Enzymes are proteins that consist of chains of amino acids connected together by peptide bonds. An enzyme molecule may have one or more of these polypeptide chains.
The sequence of amino acids within the polypeptide chains is distinct in each enzyme and this is what determines the unique three-dimensional shape in which the chains are folded. It is this three-dimensional structure of an enzyme that determines its activities.
Many enzymes also contain an extra non-protein component called a coenzyme or cofactor. This may be an organic molecule or a metal ion. Some enzymes have coenzymes that are closely attached to the protein, whereas others contain coenzymes that dissociate quickly. These coenzymes are required to make an enzyme work.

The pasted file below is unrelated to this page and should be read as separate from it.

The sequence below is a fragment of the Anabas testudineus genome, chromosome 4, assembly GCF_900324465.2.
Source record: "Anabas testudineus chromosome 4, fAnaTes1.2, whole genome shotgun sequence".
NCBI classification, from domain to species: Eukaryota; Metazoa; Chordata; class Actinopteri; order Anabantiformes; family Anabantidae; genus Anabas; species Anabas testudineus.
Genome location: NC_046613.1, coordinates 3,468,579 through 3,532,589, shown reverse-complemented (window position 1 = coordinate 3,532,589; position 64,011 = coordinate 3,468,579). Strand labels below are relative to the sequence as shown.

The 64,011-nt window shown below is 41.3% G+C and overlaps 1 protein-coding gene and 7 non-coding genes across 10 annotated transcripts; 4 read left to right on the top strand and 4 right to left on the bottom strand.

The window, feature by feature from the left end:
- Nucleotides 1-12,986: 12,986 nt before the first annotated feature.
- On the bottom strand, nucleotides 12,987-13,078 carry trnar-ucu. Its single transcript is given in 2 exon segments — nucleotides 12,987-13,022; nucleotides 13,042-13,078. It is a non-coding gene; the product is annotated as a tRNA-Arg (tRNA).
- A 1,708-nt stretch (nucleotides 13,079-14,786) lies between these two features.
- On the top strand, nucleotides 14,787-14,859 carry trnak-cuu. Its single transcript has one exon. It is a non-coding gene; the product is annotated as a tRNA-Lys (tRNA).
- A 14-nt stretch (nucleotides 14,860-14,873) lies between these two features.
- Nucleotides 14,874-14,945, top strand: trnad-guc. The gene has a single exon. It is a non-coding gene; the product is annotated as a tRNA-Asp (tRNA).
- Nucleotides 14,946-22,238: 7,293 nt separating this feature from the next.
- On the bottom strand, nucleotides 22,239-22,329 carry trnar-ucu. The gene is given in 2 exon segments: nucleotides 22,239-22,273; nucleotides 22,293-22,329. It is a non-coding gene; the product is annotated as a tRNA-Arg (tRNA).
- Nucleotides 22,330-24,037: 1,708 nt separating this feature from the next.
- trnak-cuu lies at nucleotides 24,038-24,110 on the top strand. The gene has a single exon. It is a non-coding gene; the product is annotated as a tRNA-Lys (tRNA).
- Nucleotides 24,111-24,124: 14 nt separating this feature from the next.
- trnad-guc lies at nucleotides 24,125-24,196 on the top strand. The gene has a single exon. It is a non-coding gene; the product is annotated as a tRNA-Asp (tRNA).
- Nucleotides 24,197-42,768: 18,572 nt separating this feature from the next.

Most enzymes can be unfolded or inactivated. The unfolding of peptide chains is possible if they are exposed to high temperatures, or acid or alkaline conditions. This is referred to as denaturation. Enzyme denaturation may be reversible or irreversible; however, this depends on the enzyme.
Heating an enzyme beyond a certain temperature will destroy the enzyme permanently. Most enzymes work well at the right temperature and pH. For example, the enzyme pepsin works best when the pH is around 1.5. However, most enzymes will not work unless the temperature and pH is right.